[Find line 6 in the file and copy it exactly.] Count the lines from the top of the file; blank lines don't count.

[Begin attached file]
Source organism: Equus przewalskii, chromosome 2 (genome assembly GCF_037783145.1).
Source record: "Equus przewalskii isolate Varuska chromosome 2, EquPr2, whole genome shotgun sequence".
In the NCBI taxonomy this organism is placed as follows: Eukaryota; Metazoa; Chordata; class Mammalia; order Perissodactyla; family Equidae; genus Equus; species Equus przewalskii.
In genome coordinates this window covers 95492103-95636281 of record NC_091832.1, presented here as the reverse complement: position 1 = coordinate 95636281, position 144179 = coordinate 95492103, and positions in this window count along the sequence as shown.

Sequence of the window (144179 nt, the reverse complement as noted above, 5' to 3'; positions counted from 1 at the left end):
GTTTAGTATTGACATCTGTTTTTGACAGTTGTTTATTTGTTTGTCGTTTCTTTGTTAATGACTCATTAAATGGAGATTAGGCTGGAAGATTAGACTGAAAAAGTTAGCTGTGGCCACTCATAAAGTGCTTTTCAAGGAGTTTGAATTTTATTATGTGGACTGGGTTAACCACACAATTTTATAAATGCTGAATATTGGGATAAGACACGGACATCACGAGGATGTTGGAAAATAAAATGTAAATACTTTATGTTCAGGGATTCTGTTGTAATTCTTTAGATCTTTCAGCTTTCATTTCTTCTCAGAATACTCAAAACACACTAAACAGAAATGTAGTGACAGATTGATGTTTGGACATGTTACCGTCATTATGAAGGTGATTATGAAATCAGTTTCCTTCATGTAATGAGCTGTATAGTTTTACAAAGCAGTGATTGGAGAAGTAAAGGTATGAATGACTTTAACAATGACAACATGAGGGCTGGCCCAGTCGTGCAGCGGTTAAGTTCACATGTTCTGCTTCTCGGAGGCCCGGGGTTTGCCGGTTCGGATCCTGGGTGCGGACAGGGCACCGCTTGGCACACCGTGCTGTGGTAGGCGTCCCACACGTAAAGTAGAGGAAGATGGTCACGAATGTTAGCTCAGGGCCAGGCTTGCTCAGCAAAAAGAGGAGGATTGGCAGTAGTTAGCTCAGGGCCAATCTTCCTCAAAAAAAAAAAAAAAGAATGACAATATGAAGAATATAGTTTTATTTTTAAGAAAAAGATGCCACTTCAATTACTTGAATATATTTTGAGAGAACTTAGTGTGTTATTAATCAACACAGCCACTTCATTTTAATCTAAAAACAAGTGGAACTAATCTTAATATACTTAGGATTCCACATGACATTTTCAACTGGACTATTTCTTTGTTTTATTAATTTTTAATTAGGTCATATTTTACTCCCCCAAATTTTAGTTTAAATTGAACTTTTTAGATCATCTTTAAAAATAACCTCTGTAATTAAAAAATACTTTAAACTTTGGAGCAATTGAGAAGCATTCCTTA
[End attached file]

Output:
GTTTAGTATTGACATCTGTTTTTGACAGTTGTTTATTTGTTTGTCGTTTCTTTGTTAATGACTCATTAAATGGAGATTAGGCTGGAAGATTAGACTGAAAAAGTTAGCTGTGGCCACTCATAAAGTGCTTTTCAAGGAGTTTGAATTTTATTATGTGGACTGGGTTAACCACACAATTTTATAAATGCTGAATATTGGGATAAGACACGGACATCACGAGGATGTTGGAAAATAAAATGTAAATACTTTATGTTCAGGGATTCTGTTGTAATTCTTTAGATCTTTCAGCTTTCATTTCTTCTCAGAATACTCAAAACACACTAAACAGAAATGTAGTGACAGATTGATGTTTGGACATGTTACCGTCATTATGAAGGTGATTATGAAATCAGTTTCCTTCATGTAATGAGCTGTATAGTTTTACAAAGCAGTGATTGGAGAAGTAAAGGTATGAATGACTTTAACAATGACAACATGAGGGCTGGCCCAGTCGTGCAGCGGTTAAGTTCACATGTTCTGCTTCTCGGAGGCCCGGGGTTTGCCGGTTCGGATCCTGGGTGCGGACAGGGCACCGCTTGGCACACCGTGCTGTGGTAGGCGTCCCACACGTAAAGTAGAGGAAGATGGTCACGAATGTTAGCTCAGGGCCAGGCTTGCTCAGCAAAAAGAGGAGGATTGGCAGTAGTTAGCTCAGGGCCAATCTTCCTCAAAAAAAAAAAAAAAGAATGACAATATGAAGAATATAGTTTTATTTTTAAGAAAAAGATGCCACTTCAATTACTTGAATATATTTTGAGAGAACTTAGTGTGTTATTAATCAACACAGCCACTTCATTTTAATCTAAAAACAAGTGGAACTAATCTTAATATACTTAGGATTCCACATGACATTTTCAACTGGACTATTTCTTTGTTTTATTAATTTTTAATTAGGTCATATTTTACTCCCCCAAATTTTAGTTTAAATTGAACTTTTTAGATCATCTTTAAAAATAACCTCTGTAATTAAAAAATACTTTAAACTTTGGAGCAATTGAGAAGCATTCCTTA